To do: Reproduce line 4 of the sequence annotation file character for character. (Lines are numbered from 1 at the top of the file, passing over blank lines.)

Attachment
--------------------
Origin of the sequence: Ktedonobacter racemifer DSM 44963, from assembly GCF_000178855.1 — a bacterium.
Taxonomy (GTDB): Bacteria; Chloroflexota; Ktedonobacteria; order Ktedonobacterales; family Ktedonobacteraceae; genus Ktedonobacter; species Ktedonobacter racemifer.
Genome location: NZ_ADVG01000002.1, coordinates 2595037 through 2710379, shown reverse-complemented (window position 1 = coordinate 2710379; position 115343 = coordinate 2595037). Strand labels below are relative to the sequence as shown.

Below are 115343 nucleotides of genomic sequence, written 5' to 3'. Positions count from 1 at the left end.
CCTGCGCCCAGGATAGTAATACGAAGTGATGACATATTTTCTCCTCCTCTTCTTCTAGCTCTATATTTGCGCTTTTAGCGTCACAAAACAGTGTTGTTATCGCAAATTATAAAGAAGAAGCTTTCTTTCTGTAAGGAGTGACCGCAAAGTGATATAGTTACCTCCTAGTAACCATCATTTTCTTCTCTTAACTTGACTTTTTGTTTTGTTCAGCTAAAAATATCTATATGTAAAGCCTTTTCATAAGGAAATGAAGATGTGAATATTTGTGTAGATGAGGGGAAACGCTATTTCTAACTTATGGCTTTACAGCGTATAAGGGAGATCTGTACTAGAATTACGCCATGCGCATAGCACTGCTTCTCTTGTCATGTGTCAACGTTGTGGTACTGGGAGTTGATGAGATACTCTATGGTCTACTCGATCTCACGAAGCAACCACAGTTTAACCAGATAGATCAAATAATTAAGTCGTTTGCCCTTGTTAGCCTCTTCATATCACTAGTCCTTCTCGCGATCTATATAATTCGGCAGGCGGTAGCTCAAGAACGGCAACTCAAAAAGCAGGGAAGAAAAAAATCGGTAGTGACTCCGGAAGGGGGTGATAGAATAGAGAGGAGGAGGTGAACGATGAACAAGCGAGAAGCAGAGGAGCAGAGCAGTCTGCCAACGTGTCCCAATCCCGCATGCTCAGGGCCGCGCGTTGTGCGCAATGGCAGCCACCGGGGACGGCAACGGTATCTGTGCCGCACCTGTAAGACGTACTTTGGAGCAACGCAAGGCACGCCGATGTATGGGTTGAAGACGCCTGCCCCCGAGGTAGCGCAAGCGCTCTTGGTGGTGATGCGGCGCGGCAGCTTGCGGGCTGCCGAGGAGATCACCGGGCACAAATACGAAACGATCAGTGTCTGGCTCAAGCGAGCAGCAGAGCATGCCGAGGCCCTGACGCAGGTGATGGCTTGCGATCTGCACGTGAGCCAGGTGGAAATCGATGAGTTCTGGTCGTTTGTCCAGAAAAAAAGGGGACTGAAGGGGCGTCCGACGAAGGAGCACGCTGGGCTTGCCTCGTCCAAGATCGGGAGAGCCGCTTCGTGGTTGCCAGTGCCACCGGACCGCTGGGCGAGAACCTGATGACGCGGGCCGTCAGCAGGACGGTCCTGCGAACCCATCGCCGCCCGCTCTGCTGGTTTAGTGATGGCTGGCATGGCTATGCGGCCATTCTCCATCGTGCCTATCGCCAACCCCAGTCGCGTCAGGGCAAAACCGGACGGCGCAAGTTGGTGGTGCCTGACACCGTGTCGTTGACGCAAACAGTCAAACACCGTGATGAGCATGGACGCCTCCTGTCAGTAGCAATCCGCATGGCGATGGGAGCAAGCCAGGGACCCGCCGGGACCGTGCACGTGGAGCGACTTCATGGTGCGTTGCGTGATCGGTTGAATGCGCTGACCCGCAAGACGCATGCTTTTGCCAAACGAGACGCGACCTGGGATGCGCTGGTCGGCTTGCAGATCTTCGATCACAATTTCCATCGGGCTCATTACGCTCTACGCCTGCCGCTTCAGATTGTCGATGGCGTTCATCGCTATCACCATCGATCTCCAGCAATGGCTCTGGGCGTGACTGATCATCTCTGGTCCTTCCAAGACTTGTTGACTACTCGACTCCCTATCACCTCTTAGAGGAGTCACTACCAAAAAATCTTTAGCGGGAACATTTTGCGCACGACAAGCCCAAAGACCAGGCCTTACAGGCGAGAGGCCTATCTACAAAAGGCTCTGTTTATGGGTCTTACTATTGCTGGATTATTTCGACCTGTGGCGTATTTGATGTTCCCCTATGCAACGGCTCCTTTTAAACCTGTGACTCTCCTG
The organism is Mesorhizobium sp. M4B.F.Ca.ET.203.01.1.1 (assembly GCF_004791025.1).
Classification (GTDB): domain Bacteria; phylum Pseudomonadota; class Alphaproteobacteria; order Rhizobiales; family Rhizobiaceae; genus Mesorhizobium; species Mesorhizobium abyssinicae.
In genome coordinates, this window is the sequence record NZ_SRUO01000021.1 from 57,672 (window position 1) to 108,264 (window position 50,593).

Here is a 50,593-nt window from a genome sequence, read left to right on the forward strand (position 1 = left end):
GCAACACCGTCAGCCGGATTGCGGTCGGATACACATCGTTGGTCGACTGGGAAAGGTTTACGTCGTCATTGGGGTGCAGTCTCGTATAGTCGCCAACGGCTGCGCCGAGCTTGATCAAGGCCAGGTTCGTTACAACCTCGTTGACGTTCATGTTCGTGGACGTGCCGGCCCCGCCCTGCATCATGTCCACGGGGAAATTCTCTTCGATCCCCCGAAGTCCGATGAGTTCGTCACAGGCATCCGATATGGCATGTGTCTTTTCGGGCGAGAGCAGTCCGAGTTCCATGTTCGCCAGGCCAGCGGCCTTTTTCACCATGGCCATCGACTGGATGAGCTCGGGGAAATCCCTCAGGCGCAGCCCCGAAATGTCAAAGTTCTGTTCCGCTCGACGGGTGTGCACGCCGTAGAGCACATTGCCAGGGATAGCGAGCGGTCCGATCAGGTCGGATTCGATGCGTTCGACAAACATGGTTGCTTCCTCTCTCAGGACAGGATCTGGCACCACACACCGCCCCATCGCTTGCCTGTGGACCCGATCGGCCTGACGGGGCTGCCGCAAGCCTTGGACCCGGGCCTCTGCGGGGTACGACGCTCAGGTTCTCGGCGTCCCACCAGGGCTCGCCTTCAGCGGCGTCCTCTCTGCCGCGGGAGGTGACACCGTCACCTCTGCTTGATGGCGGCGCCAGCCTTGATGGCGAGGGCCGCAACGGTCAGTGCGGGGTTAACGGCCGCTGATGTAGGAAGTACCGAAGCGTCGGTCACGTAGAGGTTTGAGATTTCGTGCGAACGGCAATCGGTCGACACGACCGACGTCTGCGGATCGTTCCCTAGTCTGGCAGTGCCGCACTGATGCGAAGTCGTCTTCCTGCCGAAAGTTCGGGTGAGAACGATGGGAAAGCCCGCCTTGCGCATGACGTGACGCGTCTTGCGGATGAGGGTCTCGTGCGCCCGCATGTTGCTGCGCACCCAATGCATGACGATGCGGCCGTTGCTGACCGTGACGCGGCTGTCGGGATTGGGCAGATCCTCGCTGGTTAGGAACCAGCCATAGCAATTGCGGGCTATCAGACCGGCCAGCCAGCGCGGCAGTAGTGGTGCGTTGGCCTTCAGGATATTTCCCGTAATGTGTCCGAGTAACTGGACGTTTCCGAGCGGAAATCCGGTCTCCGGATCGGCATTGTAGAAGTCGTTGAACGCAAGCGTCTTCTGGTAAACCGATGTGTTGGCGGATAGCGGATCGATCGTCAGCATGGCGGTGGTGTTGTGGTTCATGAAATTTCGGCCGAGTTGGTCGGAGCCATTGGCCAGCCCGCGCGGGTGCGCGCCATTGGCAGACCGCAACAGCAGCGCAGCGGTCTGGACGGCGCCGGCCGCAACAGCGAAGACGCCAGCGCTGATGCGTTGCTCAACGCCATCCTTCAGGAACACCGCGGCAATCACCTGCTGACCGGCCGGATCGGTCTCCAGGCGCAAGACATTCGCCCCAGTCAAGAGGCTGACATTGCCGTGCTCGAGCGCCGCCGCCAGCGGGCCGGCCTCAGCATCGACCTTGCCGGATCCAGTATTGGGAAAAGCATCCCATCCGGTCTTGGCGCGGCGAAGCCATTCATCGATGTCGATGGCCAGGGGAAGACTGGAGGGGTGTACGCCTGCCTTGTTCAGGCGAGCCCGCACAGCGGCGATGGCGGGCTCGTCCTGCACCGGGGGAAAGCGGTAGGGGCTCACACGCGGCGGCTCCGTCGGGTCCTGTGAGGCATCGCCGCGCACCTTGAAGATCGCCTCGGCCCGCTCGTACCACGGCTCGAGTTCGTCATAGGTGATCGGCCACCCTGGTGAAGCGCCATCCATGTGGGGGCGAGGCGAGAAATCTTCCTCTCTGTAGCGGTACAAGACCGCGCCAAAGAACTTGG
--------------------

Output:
Below are 115343 nucleotides of genomic sequence, written 5' to 3'. Positions count from 1 at the left end.